Preconceptions regarding break-in protection

Many assumptions are simply false.
The risk of becoming a victim of a burglary is often underestimated or is brushed aside on the basis of preconceptions. “No one will break into my house anyway” or “I haven't got anything worth stealing” are just two frequently voiced opinions that are refuted by the facts. The view “I am insured and everything will be replaced” can also prove to be a misconception.

Most preconceptions regarding domestic burglaries prove to be false.

“If they want to break in they will break in”

Most burglars are opportunistic thieves who use simple tools and wait for the right circumstances. These offenders can normally be deterred by installing visible mechanical or electronic security devices. Experience has shown: thieves want to get what they are looking for quickly. If the burglar encounters obstacles, he will soon abandon his plan.

“I'm insured anyway”

Your insurance company may indeed pay for the financial losses caused by a burglary. But insurance, however good it is, cannot replace real values. And the insurance payment cannot take away the uneasy feeling that comes after a break-in, which can even lead to a deterioration in the victim's overall quality of life.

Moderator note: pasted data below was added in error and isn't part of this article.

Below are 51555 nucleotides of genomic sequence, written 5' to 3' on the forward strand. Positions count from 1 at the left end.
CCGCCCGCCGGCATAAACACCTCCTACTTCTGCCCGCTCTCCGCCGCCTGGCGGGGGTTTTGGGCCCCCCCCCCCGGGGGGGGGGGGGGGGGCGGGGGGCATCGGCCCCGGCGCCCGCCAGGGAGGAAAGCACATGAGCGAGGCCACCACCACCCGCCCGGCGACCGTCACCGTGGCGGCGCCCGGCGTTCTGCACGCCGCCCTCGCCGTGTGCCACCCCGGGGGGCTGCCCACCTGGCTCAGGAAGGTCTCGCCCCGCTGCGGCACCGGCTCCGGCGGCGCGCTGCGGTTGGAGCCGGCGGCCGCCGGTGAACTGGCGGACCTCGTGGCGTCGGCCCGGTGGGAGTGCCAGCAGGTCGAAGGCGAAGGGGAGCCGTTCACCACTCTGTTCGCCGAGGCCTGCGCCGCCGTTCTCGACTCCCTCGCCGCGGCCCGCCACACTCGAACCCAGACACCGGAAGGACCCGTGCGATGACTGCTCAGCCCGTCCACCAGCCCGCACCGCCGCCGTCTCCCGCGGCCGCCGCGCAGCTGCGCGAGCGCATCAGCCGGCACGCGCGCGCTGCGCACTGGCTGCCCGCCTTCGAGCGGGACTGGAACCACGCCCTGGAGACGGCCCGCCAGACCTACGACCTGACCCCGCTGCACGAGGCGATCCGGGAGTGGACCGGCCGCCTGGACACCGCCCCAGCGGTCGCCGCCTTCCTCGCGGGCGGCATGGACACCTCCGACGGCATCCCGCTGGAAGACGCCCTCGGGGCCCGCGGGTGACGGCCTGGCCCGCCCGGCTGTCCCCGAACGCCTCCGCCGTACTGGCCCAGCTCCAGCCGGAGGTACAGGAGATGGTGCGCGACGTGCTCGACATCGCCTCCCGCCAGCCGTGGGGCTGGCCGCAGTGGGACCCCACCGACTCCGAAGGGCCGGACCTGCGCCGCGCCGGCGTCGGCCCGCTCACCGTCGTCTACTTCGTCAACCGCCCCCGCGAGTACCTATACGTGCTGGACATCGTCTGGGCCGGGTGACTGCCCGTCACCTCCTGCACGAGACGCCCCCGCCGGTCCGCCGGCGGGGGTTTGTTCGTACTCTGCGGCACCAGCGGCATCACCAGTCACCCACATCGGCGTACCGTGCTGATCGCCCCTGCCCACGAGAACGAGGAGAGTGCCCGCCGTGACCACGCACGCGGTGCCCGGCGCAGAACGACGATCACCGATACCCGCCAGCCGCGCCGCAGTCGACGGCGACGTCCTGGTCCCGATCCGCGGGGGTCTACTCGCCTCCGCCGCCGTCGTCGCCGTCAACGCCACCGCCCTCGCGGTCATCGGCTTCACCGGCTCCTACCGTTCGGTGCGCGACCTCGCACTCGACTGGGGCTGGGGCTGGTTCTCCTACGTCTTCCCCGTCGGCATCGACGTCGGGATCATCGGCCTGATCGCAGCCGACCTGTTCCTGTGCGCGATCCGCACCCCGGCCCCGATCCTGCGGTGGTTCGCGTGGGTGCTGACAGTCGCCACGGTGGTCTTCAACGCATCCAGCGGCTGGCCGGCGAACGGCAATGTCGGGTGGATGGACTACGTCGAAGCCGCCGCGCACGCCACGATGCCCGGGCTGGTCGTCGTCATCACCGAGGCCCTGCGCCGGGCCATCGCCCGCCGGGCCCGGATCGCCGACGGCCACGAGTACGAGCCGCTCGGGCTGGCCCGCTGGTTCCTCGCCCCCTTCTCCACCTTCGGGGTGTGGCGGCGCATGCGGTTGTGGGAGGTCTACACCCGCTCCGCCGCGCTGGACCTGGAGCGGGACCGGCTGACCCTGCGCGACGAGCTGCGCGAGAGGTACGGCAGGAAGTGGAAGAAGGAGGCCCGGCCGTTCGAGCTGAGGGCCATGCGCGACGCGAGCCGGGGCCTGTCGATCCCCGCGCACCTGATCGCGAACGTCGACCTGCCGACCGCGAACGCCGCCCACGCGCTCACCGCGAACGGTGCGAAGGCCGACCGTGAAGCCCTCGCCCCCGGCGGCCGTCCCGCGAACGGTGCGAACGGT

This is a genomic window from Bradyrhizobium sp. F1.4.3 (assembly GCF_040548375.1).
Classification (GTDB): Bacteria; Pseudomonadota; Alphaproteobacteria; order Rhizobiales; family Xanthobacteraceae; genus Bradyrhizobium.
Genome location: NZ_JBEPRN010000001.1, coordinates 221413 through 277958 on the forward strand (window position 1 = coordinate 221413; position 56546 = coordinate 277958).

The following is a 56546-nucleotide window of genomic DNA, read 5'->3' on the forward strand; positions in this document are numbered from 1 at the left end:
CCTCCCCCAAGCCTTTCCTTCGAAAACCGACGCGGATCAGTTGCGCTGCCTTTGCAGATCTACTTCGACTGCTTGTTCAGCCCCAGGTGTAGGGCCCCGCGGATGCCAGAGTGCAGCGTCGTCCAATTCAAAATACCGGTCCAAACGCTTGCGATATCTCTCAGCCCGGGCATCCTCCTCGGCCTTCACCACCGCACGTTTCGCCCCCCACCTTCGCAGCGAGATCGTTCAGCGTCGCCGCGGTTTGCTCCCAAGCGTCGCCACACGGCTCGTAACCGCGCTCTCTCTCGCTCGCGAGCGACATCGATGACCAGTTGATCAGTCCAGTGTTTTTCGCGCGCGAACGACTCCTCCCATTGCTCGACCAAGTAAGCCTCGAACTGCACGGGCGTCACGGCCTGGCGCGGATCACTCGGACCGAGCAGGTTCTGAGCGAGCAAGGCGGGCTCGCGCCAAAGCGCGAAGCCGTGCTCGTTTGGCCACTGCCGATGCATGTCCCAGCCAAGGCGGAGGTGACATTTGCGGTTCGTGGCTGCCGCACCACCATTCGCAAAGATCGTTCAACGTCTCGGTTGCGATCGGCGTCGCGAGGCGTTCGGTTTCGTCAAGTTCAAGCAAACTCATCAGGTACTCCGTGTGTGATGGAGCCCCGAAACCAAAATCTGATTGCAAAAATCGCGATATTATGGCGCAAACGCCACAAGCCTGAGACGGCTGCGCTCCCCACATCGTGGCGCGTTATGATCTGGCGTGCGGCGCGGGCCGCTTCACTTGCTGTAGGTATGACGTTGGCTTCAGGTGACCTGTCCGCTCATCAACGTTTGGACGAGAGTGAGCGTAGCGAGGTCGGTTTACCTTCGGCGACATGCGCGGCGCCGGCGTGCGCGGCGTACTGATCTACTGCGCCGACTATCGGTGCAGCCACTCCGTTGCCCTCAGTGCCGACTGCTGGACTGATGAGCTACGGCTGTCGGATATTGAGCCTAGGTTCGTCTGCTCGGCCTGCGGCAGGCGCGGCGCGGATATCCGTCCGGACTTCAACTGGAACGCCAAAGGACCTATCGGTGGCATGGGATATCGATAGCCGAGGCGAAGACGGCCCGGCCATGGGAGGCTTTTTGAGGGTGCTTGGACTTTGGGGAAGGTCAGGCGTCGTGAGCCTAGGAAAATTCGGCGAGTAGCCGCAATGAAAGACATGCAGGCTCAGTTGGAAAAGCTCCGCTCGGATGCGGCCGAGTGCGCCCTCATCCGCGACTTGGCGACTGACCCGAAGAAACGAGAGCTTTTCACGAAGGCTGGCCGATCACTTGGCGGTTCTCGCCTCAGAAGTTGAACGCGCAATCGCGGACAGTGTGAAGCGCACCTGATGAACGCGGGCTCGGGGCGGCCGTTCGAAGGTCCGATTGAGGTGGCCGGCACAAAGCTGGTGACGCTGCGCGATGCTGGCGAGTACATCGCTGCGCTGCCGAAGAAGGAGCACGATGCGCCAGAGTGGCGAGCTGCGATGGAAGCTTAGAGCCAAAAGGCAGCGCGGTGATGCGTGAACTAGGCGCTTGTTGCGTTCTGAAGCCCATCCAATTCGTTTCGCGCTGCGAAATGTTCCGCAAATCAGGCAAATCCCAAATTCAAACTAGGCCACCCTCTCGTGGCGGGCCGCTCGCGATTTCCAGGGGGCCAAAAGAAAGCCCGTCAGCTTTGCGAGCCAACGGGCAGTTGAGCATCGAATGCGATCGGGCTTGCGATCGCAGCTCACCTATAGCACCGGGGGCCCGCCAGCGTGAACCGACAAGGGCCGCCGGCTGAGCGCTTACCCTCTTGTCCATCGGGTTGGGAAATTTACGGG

“I haven't got anything worth stealing”

That's what you think. But the burglar doesn't know that. He can rarely estimate in advance “whether it's worth it or not”. Additionally, many burglars are not after a large return. When it comes to drug-related crime for instance, digital cameras, purses with cash money or small necklaces are often enough for an offender. And most probably, anybody has something like that at home.

More information

Thieves' code

A harmless chalk drawing on the house wall, symbols carved into the letter box or on the garage door ... upon discovering these kinds of signs, some people automatically think of the ...


Questions & answers

Security glossary